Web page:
— Reflectors were placed on the moon during Apollo missions.
— During a full moon, their reflectivity drops by a factor of 10.
— New research proposes that dust on the reflectors heats up during a full moon, distorting their shape.
Scientists believe lunar dust heated by the sun is degrading the performance of the Apollo reflector arrays and could explain a strange phenomena that occurs during a full moon.
The findings may have implications for future missions to the moon, including lunar-based telescopes.
The reflectors were placed on the lunar surface during the Apollo 11, 14 and 15 missions, as well as the Soviet Lunakhod 1 and 2 robotic missions.
Since 1969 astronomers have been firing lasers at these reflectors, timing how long it takes the photons to get back.
Of the 100 quadrillion photons fired out in each laser pulse, only one makes it back — and then only if clouds and other airborne particles aren't in the way.
These laser pulses have provided a wealth of data, including confirmation that the moon is spiralling away from Earth at 38 millimeters per year.
But during the past four decades, harsh conditions on the lunar surface have impacted on their performance.
Originally, the Lunakhod reflectors, were 25 percent stronger than the best of the Apollo reflectors. Today they are ten times worse, with Lunakhod 1 not reflecting at all.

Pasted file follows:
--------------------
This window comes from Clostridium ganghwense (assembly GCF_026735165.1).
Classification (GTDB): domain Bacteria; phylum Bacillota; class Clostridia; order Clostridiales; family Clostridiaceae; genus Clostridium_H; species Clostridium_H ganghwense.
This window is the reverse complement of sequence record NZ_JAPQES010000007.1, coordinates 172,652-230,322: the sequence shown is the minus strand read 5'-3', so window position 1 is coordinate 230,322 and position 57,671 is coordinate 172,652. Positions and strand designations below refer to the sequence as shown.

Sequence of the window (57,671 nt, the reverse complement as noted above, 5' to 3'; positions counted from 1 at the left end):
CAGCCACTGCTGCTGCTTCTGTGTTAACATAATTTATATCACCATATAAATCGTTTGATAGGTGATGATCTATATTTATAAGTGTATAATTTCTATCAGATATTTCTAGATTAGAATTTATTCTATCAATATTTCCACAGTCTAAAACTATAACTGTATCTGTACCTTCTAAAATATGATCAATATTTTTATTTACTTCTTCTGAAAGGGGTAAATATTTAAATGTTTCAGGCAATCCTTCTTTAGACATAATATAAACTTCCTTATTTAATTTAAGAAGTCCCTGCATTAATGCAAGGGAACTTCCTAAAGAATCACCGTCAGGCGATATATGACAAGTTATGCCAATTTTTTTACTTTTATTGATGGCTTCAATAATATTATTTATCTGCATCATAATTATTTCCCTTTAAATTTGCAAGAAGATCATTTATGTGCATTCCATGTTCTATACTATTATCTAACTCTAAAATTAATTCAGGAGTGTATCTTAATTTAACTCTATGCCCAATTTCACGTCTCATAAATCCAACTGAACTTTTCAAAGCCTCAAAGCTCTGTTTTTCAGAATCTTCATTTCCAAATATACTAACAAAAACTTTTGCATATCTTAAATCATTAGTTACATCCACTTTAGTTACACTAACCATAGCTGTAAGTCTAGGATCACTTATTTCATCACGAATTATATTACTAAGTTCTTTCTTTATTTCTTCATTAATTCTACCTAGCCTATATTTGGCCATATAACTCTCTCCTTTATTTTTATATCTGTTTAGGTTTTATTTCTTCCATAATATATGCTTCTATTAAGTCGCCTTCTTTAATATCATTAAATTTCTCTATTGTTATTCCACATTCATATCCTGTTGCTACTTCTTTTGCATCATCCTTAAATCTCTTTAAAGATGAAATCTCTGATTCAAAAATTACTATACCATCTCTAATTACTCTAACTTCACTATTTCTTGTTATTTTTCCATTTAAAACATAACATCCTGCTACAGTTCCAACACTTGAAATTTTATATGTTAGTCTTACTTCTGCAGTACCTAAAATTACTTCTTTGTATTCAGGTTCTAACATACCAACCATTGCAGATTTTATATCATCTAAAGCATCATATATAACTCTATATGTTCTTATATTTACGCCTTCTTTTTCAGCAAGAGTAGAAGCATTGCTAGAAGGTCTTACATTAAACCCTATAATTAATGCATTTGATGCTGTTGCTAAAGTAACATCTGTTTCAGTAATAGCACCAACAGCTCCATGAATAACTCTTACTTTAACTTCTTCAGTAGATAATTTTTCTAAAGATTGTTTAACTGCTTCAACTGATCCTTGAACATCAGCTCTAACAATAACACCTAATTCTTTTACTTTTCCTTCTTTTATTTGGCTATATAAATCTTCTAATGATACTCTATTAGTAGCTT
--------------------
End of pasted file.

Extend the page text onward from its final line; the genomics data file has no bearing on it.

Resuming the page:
But the biggest mystery for researchers is why does their reflectivity drop by a factor of 10 during a full moon.
In a paper published on the electronic preprint Web site arXiv and accepted for publication in the journal Icarus, scientists led by Tom Murphy from the University of California, San Diego say material settling on the reflectors is reducing their efficiency.
"Dust is perhaps the most likely candidate for the observed degradation," they write.
The researchers also identified micrometeorite damage and the breakdown of Teflon mountings, which may have left deposits on the back of the reflector.
The clue to solving the full moon mystery came out of observations taken during total lunar eclipses.
They found that within 15 minutes of an eclipse occurring, the efficiency of the reflectors returned to its normal levels, and when the eclipse ended the efficiency immediately dropped.
Murphy and colleagues believe dust on the reflectors heats up during a full moon causing unintended thermal effects, which distort their shape.
They say a four-degree temperature difference across the reflector is enough to reduce its efficiency by a factor of ten.
The researchers say the findings are important for future missions to the moon.
"The evidence for substantially worsened performance of the lunar reflectors over time makes it important to consider the long-term usefulness of next-generation devices proposed for the lunar surface," they write.
"The results could impact the designs of a wide variety of space hardware — especially next-generation laser ranging reflectors, telescopes, optical communication devices, or equipment dependent on passive thermal control."